It is virtually impossible to appreciate what our parents do for us when we are children. We have no real frame of reference. It’s all really about us and we’re mostly oblivious to what our parents go through as they learn how to be parents themselves.
My mother became a Mom when she was 20. That may seem old in some cultures but I think the rest of us can agree that is pretty young. My Dad was only 25 when I arrived.
I don’t think I had the maturity or emotional capacity to become a parent at 25, let alone 20 (in fact, I’m certain I lacked any reasonable dose of either). My parents raised me, my sister and my brother as best they could and without that elusive Parenting Manual that never seems to arrive when our children do.
The three of us now have families of our own and it’s only really now that I have an inkling of how my parents must have felt as new parents.
I’m still pretty new at being a Dad (about 9 years in) and I’ve learned that being a parent is mostly about doing the best you can to keep your children alive, clothed, fed and happy.
I’ve made plenty of mistakes, some of which I have shared and some which you’ll never hear about. I think I’ve also done a few good things too. Mostly, being a parent is a learning experience. It happens moment by moment and there are days when it all seems to be so easy. There are other days when I can only barely keep the doubts and worry at tolerable levels.
When I look at other parents, I see other people also trying to figure this stuff out. Some are better at some aspects of parenting and not so great at others. There are, of course, the parents who really seem to have figured this stuff out and I’m constantly envious of them.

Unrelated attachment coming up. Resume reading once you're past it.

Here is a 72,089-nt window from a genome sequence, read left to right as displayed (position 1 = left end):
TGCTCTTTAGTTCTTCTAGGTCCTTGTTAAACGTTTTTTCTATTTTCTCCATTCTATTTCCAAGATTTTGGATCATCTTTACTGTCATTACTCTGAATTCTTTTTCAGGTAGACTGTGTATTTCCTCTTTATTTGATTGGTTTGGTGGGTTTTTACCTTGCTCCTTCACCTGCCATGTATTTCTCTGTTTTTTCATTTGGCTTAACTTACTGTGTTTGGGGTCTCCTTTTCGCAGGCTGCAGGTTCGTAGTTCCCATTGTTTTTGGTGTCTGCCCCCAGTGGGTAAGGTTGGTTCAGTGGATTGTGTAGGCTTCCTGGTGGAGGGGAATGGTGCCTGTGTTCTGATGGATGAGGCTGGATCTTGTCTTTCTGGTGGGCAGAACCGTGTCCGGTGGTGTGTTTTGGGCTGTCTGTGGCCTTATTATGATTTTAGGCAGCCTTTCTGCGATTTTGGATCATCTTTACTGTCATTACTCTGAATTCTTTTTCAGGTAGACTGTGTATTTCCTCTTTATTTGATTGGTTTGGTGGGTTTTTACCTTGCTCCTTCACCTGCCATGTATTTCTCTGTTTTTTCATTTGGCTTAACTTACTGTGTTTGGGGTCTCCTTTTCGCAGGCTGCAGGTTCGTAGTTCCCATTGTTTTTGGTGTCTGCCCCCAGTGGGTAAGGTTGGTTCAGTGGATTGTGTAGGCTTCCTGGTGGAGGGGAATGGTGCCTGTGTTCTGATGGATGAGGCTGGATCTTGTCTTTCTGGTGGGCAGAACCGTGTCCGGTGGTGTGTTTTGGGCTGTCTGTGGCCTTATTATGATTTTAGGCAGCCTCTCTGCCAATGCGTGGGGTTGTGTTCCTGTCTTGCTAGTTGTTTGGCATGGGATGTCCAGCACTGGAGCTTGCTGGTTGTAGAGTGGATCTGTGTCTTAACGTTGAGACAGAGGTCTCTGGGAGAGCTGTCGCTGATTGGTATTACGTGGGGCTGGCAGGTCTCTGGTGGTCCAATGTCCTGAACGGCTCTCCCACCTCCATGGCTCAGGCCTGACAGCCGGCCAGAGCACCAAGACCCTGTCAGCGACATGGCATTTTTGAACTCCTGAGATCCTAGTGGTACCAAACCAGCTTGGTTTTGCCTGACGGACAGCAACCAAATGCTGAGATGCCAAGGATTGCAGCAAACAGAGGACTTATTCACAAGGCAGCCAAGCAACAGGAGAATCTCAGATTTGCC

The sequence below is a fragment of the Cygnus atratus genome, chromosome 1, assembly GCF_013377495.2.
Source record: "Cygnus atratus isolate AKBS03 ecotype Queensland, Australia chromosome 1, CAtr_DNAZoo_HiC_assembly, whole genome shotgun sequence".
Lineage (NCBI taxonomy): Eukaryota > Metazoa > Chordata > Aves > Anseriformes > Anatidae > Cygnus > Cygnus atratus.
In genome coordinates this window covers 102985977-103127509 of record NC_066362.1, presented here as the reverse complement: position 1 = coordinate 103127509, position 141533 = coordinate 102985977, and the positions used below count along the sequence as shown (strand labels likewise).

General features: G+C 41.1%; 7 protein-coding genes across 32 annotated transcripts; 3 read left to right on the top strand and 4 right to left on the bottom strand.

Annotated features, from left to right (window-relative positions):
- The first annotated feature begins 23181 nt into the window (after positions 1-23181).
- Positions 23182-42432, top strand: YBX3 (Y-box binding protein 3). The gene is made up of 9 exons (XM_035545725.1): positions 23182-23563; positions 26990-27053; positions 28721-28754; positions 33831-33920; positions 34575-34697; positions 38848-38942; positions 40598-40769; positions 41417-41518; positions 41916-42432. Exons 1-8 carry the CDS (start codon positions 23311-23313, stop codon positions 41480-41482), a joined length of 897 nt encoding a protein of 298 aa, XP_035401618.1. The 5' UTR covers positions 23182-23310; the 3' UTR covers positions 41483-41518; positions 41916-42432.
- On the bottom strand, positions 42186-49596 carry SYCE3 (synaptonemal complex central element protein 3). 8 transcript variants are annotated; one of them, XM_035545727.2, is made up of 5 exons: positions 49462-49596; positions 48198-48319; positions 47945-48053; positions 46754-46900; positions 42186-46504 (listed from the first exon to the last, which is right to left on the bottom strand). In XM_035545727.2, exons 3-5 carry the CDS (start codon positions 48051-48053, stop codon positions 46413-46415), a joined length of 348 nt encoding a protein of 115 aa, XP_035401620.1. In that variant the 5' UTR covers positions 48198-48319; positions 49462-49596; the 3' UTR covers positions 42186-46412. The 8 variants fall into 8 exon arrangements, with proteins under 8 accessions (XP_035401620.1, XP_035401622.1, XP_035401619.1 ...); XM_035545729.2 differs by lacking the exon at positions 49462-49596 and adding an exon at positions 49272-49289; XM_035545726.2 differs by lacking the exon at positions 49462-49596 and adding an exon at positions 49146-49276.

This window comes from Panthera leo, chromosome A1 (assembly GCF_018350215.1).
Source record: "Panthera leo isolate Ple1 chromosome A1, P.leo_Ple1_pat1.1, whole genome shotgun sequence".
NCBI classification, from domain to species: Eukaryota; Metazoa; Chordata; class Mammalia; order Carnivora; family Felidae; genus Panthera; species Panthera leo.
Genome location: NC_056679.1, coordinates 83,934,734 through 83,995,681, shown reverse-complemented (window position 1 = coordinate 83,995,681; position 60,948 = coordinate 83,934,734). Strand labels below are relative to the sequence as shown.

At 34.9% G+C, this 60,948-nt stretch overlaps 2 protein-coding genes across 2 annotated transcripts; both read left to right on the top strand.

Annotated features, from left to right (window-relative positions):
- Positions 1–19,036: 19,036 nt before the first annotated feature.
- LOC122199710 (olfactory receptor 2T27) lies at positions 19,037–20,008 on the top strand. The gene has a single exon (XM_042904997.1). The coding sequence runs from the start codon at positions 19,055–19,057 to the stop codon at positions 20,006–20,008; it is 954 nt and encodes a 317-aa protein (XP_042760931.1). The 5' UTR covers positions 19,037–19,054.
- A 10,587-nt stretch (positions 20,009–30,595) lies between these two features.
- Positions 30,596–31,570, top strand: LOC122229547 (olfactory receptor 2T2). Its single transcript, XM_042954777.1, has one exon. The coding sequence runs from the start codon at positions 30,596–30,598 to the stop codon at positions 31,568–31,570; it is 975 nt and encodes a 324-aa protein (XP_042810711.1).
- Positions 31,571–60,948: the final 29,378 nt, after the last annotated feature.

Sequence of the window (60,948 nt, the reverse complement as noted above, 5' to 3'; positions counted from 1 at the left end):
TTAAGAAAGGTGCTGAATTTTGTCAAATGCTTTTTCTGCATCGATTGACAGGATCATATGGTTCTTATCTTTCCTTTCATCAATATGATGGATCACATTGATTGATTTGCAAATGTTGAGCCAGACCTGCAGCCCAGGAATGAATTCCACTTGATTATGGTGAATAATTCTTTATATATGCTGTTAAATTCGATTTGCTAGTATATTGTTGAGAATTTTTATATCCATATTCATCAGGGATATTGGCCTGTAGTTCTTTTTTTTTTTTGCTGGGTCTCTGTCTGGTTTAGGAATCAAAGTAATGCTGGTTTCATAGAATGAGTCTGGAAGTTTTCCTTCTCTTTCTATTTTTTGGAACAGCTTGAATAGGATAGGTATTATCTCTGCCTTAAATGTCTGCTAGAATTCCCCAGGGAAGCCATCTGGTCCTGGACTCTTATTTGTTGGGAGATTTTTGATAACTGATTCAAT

Mostly, though, none of us really have the “How to Be An Awesome Parent and Never Let Your Kids Down” manual. We just muddle along and aim to make fewer mistakes that can’t be resolved with years of therapy when our kids are older.
So, this was what was running through my mind when I sat down to write my letter to my Mom.
I’m sure she feels guilty about mistakes she feels she made as a mother just as she is (justifiably) proud of the many great things she did. One of the things I wanted to communicate through my letter to my Mom is that whatever mistakes she may feel she made don’t matter anymore.
What I take from my experiences of being my mother’s child (at least in the first two decades or so of my life) have inspired me to be a better parent to our children.
When I think about how to deal with a difficult situation, I don’t think back to some dark, tragic moment in my childhood where my parents let me down (there really weren’t any). I think back to the happy moments, the positive lessons I learned and the times I felt loved. Those are the childhood experiences that shape me as a parent today and will in the years and decades to come.
So, after all of that I have two last things to say. First, go read my letter to my Mom. Second, thank you Mom. Love you lots!